Hendy has plans for John Lewis site in Tunbridge Wells

Hendy Group, the family-run motor dealership, has unveiled plans to transform its Tunbridge Wells operations by acquiring and redeveloping the vacant John Lewis Partnership site on the outskirts of the west Kent town.

Hendy’s plans would see it relocate its sales, parts and servicing departments from its dealership on Mt Ephraim to the 1 hectare (2.4-acre) site in Kingstanding Business Park. The former John Lewis at Home store closed in April 2021.

The proposed multi-million pound investment has seen award-winning Hendy Group submit a planning application for a modern five-brand car showroom and workshops, improving the customer experience whether buying a car or having it serviced.

The new operation would also create a much better working environment for Hendy’s staff and help the company retain and expand its 150-strong workforce.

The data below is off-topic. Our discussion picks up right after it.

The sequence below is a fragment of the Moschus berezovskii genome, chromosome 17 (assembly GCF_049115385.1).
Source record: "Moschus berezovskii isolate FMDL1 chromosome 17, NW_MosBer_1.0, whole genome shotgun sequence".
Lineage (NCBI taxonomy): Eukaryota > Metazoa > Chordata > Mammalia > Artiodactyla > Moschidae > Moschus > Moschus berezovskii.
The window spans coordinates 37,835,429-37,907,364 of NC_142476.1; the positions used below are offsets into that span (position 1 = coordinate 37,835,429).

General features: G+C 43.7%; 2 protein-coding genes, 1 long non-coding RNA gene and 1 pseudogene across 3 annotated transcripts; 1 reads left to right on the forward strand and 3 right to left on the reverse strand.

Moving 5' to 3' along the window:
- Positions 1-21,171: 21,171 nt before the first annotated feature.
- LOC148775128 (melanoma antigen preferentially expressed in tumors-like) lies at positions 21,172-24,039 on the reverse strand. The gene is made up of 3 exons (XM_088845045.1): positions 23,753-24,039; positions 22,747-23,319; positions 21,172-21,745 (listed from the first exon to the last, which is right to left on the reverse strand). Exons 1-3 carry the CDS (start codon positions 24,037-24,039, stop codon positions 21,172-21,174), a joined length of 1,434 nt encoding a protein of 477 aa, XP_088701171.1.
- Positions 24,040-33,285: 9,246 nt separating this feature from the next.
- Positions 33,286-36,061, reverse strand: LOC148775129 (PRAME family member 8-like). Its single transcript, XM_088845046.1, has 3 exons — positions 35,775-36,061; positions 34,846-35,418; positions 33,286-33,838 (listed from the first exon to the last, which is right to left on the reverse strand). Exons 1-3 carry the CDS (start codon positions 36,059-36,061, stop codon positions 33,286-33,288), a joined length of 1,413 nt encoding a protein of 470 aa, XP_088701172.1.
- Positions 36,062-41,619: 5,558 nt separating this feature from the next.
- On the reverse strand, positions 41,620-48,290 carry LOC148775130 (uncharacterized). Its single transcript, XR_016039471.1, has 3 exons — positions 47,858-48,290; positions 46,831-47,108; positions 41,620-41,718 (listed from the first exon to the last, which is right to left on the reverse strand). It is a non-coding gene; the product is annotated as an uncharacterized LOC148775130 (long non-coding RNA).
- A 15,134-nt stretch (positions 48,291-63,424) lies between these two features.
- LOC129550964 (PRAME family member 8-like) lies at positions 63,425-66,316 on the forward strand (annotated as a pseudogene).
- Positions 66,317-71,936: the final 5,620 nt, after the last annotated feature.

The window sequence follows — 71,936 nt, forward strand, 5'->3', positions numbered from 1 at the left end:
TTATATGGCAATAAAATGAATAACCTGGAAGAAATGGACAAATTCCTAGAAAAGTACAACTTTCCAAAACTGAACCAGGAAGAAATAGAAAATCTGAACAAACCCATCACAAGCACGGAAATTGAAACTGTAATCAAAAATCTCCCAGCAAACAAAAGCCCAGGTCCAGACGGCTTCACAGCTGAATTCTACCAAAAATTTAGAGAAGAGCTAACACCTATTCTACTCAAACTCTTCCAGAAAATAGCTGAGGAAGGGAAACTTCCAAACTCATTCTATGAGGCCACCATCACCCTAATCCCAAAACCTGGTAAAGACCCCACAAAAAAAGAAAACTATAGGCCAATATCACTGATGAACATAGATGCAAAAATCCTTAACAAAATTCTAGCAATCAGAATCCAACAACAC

Paul Hendy, Chief Executive, Hendy Group, said: “Our plans would bring this major empty retail site back into use. It is close to other motor retailers, and the A21, so will ensure this part of the town remains a destination for eager car buyers.

“Modern manufacturers – and our customers – rightly expect ever higher standards. However, the obvious physical constraints of our current site mean we can’t make the improvements we would like to put in place. The only option is to relocate, and the vacant John Lewis site provides the ideal solution.”

The company has also confirmed its plans to close its Mt Ephraim operation, which is divided by a road running through the middle of the site, with a view to that being redeveloped for housing in the future. Hendy’s Langton Road site will become a dedicated Renault and Dacia dealership.

Paul Hendy added: “As well as retaining jobs in the borough, our plans will reduce traffic into the town centre and provide sufficient space to expand our operations to accommodate our car franchises.

“Redeveloping the existing site for housing is far more in keeping with the current character of Mount Ephraim, but that will be a subject of a future application.

“As well as removing cars from the centre of Tunbridge Wells, when fully operational our Kingstanding Way site would generate less traffic than when John Lewis was open.”

If the application is approved, construction work would start on site as soon as possible with the aim of it welcoming its first customers by early 2024 at the latest.

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